LB: Joao Cancelo (Manchester City)
Moving on to the outfield players, Joao Cancelo, in my opinion, is the unanimous choice for this position. A bit of an odd choice for the spot, but I get the feeling that the panel may defy positions and will go for the outright best defenders of the year rather than position locking, which for Cancelo, isn’t an issue as he saw a lot of minutes on the left flank this past year. Continuing with the theme of numbers, his rankings were absolutely outrageous. Within the last 365 days, he has established himself as an outstanding piece in the attack for Manchester City, ranking at least in the 90th percentile in non-penalty expected goals (93rd), assists (91st), shot-creating actions (93rd), progressive passes (99th) and carries (98th) among all full-backs. His offensive breakout played a monumental role for City, as the team pushed through the season without a natural center forward, pushing the more progressive players upwards. Cancelo’s offensive surge didn’t take away from his defense either, averaging about 2.4 interceptions and 2.6 tackles per 90 minutes. The Citizens finished the season with their fourth Premier League title in the past seven seasons, a Carabao Cup and a tight second place finish in the Champions League versus Chelsea. The numbers, performances and trophies are all there and there is no real challenger at the full-back positions to keep him out, let alone at left-back aside from Milan’s Theo Hernandez whose season wasn’t nearly as successful. The only slight that can be brought to Cancelo’s excellent year may be a poor Euros from Portugal, but a dismal showing for the team as a whole may garner some sympathy from voters.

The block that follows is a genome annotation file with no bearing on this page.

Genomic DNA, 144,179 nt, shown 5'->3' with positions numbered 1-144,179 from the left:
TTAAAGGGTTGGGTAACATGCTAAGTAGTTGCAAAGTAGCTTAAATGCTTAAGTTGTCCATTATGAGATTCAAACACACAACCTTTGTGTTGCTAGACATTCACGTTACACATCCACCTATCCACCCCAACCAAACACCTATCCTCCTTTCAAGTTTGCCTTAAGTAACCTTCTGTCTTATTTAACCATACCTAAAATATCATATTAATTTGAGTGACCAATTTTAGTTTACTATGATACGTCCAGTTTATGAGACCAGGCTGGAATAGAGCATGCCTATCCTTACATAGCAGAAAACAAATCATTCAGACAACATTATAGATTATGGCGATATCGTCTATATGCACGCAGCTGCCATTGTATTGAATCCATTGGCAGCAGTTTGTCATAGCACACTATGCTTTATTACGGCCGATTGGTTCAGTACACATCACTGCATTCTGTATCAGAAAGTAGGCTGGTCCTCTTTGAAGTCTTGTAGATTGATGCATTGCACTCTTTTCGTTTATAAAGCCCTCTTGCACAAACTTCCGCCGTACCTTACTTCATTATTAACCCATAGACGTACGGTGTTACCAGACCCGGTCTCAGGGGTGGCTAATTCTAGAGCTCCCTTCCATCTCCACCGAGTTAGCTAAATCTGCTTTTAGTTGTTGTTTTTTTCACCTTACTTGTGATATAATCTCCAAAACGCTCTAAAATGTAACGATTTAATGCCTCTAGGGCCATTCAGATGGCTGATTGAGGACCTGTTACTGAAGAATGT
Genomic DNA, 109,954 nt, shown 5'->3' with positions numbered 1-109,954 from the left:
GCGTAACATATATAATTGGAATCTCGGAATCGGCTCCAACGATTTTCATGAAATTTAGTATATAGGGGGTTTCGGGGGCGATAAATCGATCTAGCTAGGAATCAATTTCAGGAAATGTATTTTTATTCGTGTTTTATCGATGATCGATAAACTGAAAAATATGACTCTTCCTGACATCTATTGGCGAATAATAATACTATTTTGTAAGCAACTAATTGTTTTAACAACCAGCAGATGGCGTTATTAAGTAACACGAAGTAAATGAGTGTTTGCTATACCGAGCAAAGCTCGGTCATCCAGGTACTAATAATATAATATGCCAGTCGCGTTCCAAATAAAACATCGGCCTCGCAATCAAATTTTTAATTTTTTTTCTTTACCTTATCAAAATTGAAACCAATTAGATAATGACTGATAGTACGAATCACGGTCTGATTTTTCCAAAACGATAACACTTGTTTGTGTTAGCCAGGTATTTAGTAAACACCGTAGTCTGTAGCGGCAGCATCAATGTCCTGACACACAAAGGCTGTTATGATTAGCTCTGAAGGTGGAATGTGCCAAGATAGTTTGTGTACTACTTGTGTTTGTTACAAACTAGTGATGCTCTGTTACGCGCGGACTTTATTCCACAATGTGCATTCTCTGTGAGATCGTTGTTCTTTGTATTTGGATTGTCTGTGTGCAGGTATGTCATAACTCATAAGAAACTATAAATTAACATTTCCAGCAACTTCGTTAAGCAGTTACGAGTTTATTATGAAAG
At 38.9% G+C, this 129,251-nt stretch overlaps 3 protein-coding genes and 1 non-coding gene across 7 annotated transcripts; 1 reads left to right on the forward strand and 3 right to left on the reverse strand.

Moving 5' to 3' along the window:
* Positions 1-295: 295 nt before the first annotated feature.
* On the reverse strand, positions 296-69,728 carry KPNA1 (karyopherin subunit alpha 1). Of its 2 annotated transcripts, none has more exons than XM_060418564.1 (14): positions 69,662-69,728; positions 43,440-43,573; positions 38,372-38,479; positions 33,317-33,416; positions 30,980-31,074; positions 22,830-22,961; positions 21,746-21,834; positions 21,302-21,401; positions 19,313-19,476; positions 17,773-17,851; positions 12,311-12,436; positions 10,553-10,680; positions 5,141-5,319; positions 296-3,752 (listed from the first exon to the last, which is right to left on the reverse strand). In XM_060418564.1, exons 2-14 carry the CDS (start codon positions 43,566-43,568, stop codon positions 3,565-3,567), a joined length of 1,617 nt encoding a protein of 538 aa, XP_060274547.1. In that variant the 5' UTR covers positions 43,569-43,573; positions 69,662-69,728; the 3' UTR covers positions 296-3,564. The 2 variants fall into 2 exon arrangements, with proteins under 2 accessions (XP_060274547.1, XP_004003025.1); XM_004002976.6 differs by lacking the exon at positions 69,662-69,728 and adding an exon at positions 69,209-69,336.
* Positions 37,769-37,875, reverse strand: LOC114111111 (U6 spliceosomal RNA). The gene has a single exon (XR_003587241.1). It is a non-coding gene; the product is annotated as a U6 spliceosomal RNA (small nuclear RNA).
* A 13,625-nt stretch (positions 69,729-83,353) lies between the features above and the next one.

CB: Ruben Dias (Manchester City)
Getting the more obvious pick of the center-half pairing out of the way, Ruben Dias should be a clear favorite among the panel after an insanely strong year.